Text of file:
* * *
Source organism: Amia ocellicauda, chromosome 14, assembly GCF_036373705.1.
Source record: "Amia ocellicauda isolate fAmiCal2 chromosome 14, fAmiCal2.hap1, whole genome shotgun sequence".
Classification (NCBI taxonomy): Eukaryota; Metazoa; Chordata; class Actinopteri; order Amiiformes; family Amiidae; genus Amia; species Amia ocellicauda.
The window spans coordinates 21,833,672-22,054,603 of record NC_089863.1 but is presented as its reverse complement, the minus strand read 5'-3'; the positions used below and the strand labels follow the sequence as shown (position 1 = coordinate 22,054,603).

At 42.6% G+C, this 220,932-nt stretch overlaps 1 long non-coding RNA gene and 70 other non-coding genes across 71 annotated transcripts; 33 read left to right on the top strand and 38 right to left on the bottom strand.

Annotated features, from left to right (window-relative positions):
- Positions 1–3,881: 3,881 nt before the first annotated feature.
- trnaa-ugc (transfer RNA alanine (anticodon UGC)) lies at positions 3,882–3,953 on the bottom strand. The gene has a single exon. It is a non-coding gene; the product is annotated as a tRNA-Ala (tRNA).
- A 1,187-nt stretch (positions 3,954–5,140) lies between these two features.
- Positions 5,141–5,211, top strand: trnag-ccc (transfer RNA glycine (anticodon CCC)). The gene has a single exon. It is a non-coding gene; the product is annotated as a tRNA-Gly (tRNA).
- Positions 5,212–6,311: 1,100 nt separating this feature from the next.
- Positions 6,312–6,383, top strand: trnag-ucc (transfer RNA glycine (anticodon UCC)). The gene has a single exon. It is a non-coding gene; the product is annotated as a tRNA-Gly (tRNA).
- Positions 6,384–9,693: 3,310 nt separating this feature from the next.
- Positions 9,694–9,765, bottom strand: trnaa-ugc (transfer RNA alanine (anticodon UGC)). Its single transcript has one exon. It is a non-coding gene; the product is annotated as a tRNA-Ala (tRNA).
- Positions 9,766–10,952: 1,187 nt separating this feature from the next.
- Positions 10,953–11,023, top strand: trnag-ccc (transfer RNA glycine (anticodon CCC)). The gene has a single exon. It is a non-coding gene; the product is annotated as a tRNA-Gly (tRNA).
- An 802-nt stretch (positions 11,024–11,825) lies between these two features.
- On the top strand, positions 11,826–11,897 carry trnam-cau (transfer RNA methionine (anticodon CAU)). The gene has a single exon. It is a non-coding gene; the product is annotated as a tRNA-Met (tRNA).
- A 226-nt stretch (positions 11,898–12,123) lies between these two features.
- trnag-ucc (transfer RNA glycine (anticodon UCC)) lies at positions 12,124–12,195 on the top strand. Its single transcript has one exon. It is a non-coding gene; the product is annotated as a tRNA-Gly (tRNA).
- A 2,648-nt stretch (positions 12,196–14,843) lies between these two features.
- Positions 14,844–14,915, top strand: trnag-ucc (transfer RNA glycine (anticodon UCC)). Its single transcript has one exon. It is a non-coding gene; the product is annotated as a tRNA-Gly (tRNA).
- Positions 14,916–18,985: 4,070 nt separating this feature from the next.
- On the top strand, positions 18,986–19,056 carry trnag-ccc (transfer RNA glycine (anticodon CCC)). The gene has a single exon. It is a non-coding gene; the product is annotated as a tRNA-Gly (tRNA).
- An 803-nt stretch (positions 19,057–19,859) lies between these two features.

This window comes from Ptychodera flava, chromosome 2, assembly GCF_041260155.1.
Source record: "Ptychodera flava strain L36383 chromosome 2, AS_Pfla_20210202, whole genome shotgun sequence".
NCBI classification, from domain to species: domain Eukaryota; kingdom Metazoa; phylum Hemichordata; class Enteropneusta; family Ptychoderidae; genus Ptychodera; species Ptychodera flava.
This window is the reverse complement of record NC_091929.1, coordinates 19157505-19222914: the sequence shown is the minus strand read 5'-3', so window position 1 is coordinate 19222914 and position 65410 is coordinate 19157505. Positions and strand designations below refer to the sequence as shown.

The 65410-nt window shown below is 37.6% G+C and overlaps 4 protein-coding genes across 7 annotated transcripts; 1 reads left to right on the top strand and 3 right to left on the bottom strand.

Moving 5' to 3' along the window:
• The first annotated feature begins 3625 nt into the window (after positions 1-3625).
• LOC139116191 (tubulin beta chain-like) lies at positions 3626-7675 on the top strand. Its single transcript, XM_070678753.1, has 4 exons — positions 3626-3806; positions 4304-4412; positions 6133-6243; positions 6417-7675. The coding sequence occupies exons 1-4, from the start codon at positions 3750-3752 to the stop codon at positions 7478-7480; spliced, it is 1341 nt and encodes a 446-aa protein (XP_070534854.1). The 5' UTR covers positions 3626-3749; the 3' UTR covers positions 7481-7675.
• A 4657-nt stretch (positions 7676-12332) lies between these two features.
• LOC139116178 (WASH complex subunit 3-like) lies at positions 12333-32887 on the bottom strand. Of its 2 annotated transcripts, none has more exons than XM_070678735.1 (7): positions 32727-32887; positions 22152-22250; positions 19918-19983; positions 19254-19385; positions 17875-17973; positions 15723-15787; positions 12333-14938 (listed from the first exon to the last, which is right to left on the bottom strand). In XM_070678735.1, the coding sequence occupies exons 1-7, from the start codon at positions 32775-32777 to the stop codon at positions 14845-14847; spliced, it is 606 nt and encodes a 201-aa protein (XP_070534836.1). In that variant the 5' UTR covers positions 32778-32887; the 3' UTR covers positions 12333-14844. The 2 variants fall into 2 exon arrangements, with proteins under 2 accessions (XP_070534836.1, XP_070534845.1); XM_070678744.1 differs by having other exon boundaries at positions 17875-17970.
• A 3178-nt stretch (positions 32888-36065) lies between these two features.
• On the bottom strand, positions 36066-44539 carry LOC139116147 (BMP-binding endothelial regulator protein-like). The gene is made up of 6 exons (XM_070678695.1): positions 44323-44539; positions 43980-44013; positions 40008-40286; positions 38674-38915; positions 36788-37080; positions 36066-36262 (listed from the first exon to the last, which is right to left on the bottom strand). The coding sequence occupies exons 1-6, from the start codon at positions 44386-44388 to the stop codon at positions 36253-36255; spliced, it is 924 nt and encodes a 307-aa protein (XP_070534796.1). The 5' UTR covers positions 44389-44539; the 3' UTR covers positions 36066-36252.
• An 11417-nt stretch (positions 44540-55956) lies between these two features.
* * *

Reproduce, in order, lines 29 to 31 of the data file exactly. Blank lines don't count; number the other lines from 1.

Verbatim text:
This window is the reverse complement of record NC_091929.1, coordinates 19157505-19222914: the sequence shown is the minus strand read 5'-3', so window position 1 is coordinate 19222914 and position 65410 is coordinate 19157505. Positions and strand designations below refer to the sequence as shown.

The 65410-nt window shown below is 37.6% G+C and overlaps 4 protein-coding genes across 7 annotated transcripts; 1 reads left to right on the top strand and 3 right to left on the bottom strand.

Moving 5' to 3' along the window: